Arkansas bands with original music and dreams of getting those songs heard by clubgoers around the state and perhaps beyond are once again encouraged to send in their entries for the Arkansas Times Musicians Showcase, scheduled to begin in late January at Sticky Fingerz.

Last year marked the long-running Showcase’s first association with Sticky Fingerz, the restaurant and club created by Chris King and Suzon Awbrey. Hence, our advertising staff came up with the slogan “One Sticky Showcase.” Somehow, we expect the Sticky adjective to be involved again this year.


The 2006 Showcase also marked our first association with KKPT-FM, 94.1 The Point, with midday jock Jeff Allen serving as co-host of the event.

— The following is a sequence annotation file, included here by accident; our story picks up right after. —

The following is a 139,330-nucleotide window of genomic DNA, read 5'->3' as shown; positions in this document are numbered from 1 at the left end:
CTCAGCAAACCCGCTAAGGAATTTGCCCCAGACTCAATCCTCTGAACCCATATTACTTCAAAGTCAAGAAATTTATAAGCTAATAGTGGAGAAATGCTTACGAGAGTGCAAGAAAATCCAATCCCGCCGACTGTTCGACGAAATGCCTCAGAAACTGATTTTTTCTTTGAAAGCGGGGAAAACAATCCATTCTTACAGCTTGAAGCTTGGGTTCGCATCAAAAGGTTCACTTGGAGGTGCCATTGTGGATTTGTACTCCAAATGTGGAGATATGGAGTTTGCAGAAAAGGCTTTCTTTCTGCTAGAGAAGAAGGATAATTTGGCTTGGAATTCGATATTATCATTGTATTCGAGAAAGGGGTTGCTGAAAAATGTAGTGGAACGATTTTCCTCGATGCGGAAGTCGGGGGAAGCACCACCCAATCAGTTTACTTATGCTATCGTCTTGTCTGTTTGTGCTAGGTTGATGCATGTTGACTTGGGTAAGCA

Deadline for entering the Showcase is Jan. 12. The entry form has been running in these pages since before Thanksgiving and will continue through Jan. 11, including an entry form to be found in the Jan. 5 Native’s Guide, which we publish in place of a regular issue at the beginning of every year. Entry forms can be found at Sticky Fingerz and Rumba/Revolution, on the Sticky Fingerz and Arkansas Times websites (,, and by calling 375-2985.


All bands in any style of music and of any age are eligible. We suggest that solo acoustic acts consider performing as a band because performance and crowd response figure into the competition, though songwriting and the quality of the songs still are the higher-weighted areas in the judges’ scoring.

But we’re not nixing solo acts. Last year, Chris Henry stood alone and wowed crowds on two nights with his dazzling finger-style playing and his rock-style songs, enough to finish a mere point shy of the 2006 winner, the bluegrass-influenced Hannah Blaylock and Eden’s Edge of Russellville.


Last year’s finalists also ranged from the country rock of Riverbilly to the spaced-out rock of The Munks to the jam rock of Jonesboro’s Starroy.